BULLETIN OF THE ATOMIC SCIENTISTS VOLUME 73 ISSUE 4
In the age of Donald Trump and Vladimir Putin, the possible use of nuclear weapons has, horrifyingly, crawled from the dustbin of history.
In 2012, science historian Alex Wellerstein created NUKEMAP, an online tool that lets users pick a place, pick a type of nuclear weapon, and click a red button that says “detonate” to see the devastating results.
The United States is not prepared to deal with an attack by a terrorist group using an improvised nuclear device, the author says. It should get prepared, because the risk is real even if the probability is low, and doing so could save a great many lives.
The public perception that there is no hope for surviving a nuclear attack has been an impediment to planning for the aftermath of such disasters.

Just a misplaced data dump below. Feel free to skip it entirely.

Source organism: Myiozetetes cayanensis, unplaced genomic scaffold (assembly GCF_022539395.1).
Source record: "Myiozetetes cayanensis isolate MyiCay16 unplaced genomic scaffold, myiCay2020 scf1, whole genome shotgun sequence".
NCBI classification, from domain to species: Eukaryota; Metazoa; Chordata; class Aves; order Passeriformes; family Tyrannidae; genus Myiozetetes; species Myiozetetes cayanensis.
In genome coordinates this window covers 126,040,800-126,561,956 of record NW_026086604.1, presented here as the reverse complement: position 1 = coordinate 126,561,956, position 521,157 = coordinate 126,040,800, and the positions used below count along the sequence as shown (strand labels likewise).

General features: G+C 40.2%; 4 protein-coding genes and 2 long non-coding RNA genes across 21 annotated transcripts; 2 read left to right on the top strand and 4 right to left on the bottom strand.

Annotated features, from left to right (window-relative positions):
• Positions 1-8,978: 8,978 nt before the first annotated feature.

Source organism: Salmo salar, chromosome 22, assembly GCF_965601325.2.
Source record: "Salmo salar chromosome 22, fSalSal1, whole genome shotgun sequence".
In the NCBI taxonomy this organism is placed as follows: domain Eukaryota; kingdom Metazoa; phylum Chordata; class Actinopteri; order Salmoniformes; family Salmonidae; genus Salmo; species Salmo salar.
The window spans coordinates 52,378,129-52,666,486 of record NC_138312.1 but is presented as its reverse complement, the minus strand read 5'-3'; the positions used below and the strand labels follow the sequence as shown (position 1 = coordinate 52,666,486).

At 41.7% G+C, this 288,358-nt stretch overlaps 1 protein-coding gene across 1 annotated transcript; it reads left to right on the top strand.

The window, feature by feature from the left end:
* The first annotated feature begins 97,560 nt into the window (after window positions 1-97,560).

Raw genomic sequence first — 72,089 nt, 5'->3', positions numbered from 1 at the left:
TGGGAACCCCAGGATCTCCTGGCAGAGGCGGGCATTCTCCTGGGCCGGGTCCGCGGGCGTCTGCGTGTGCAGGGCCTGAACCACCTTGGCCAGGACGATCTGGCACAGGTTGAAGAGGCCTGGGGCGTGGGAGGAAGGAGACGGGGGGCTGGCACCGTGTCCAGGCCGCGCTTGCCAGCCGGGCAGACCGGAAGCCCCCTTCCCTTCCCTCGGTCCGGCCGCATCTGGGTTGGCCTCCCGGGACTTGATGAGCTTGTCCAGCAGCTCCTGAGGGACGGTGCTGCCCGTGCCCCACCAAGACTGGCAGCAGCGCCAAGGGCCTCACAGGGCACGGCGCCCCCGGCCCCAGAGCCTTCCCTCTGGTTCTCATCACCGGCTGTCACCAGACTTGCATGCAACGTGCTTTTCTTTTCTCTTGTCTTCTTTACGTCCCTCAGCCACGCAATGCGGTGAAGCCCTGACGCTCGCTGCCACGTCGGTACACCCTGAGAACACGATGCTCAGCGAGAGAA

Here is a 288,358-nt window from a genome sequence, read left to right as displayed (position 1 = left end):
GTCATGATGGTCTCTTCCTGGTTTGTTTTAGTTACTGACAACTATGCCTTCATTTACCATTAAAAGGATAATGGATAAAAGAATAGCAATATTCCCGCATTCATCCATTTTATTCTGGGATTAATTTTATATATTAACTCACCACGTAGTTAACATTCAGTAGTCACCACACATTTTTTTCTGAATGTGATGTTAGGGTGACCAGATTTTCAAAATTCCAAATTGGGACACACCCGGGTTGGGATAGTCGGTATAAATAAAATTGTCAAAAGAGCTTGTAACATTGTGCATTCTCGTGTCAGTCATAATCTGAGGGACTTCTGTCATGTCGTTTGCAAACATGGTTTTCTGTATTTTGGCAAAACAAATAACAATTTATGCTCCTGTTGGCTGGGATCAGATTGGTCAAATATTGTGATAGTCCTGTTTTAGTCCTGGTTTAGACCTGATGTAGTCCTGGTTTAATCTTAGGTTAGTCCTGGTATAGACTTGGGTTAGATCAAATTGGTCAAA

During the past decade, computer models have predicted that the physical impacts of a nuclear exchange between India and Pakistan, or even a single strike on a large city, would be devastating.
The specter of nuclear war in Europe has returned under the regime of Vladimir Putin in Russia. Russia’s large-scale exercises incorporate the scenarios of a limited nuclear strike against NATO as part of Moscow’s “escalation to de-escalate” concept.
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